Florida Chief Financial Officer Jimmy Patronis
A former state employee contends in a federal lawsuit she was forced to resign because she wouldn’t contribute to the election campaign of Florida Chief Financial Officer Jimmy Patronis.
Christine Taul alleges in the lawsuit that she was “constructively” discharged by Patronis from her position as risk-management program administrator in the Department of Financial Services for “associating with a political party different than that which defendant Patronis is a member and not associating with defendant Patronis.”
The lawsuit was filed Wednesday in U.S. District Court in Tallahassee.
A spokeswoman for Patronis, a Republican, dismissed the lawsuit as “completely false.”
“This employee was notified she was being fired with cause due to multiple failures to do her job dating back several months,” the spokeswoman, Anna Farrar, said in an email.
The agency contends Taul, who had held the position for about 24 years, resigned when notified she was being terminated.
Gov. Rick Scott last year appointed Patronis to the Cabinet post after former CFO Jeff Atwater resigned to take a position at Florida Atlantic University. Patronis is running for a full term in Tuesday’s election and faces a challenge from Democrat Jeremy Ring.
In the lawsuit, Taul, a Democrat, alleges that after not attending an August fundraiser in Tallahassee for Patronis she was given a day to resign or be “categorized as a terminated employee.”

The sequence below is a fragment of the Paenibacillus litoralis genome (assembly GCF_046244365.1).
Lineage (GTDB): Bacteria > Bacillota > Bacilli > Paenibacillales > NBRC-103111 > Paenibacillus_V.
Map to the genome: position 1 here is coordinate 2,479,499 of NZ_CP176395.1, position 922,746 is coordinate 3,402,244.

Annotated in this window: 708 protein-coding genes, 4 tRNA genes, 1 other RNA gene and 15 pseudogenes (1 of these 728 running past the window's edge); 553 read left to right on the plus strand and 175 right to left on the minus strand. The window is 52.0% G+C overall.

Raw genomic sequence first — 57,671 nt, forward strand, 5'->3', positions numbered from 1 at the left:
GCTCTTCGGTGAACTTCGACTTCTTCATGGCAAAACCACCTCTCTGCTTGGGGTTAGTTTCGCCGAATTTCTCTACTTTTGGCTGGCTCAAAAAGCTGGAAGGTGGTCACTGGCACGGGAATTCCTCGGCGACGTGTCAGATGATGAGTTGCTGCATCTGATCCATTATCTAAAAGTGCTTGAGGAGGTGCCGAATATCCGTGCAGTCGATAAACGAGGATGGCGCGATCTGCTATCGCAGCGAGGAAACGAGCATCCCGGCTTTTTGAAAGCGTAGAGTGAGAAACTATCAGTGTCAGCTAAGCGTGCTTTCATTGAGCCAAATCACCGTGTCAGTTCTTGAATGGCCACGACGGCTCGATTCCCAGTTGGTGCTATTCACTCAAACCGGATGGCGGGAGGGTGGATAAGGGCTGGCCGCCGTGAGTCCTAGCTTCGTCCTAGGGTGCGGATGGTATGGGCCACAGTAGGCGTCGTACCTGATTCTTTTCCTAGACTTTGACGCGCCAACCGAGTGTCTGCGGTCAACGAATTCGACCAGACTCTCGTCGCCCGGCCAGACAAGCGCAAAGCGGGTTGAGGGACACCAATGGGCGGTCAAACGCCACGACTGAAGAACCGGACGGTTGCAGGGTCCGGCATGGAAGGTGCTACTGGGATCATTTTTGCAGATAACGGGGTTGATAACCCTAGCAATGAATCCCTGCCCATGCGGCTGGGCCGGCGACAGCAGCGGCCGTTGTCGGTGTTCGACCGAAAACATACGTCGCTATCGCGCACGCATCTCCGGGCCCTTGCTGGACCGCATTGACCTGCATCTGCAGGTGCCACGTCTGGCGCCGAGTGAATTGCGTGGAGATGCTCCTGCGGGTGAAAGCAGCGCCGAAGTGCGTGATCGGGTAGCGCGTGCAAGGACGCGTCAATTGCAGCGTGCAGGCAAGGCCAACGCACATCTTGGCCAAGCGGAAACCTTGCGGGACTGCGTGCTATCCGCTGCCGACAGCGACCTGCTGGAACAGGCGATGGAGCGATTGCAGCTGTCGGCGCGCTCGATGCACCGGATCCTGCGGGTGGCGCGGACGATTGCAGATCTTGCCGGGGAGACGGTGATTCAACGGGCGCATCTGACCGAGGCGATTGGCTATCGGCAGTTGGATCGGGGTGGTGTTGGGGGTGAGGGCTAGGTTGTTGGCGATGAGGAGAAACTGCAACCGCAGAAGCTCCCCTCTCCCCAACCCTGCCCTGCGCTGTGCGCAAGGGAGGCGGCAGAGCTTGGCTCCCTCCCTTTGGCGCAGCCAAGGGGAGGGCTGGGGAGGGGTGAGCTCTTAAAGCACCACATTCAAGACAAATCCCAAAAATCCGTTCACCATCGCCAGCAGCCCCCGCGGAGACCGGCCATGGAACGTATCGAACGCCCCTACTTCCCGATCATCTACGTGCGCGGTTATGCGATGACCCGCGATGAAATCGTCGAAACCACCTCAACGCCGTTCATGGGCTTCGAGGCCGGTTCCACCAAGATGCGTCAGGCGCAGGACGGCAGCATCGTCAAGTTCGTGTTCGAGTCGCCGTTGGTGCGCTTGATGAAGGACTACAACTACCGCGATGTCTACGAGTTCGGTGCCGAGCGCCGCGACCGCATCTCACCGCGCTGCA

The suit said Taul got “superior job performance reviews” and her “supervisor did not express any displeasure with plaintiff’s job performance.”
The suit also claims the agency allows “politics to drive the adjudication and resolution of claims and litigation against the state of Florida.”
Farrar released agency paperwork indicating Taul was required to attend remedial training in April for falsifying a subordinate’s time sheet. Also released was a Sept. 5 letter to Taul’s attorney that contends the agency had no knowledge of a phone call regarding a fundraiser or contribution.
“Stated plainly, the allegations of campaign-related activity by some unnamed and unknown third party cannot be imputed to the department or the chief financial officer based upon your, or Ms. Taul’s, erroneous assumptions,” said the letter to Tallahassee attorney Steven Andrews, who has been retained by Taul.
Andrews has been involved in a number of high-profile cases involving state government.
Andrews’ law firm, for example, has represented dozens of state workers who said they were sickened by a building, leased by several state agencies, that was alleged to have been infested with toxins, mold and bat guano.
Andrews also represented whistleblowers at a North Florida prison who said they were punished by their bosses after exposing abuse of inmates, including an instance where one guard sprayed noxious chemicals into a prisoner’s mouth, according to an investigation by the state’s Commission on Human Relations.
In 2015, Scott agreed to pay Andrews $700,000 in taxpayer money to settle a public-records dispute concerning a piece of property, adjacent to Andrews’ law office near a historical site known as The Grove.
Jim Turner reports for the News Service of Florida.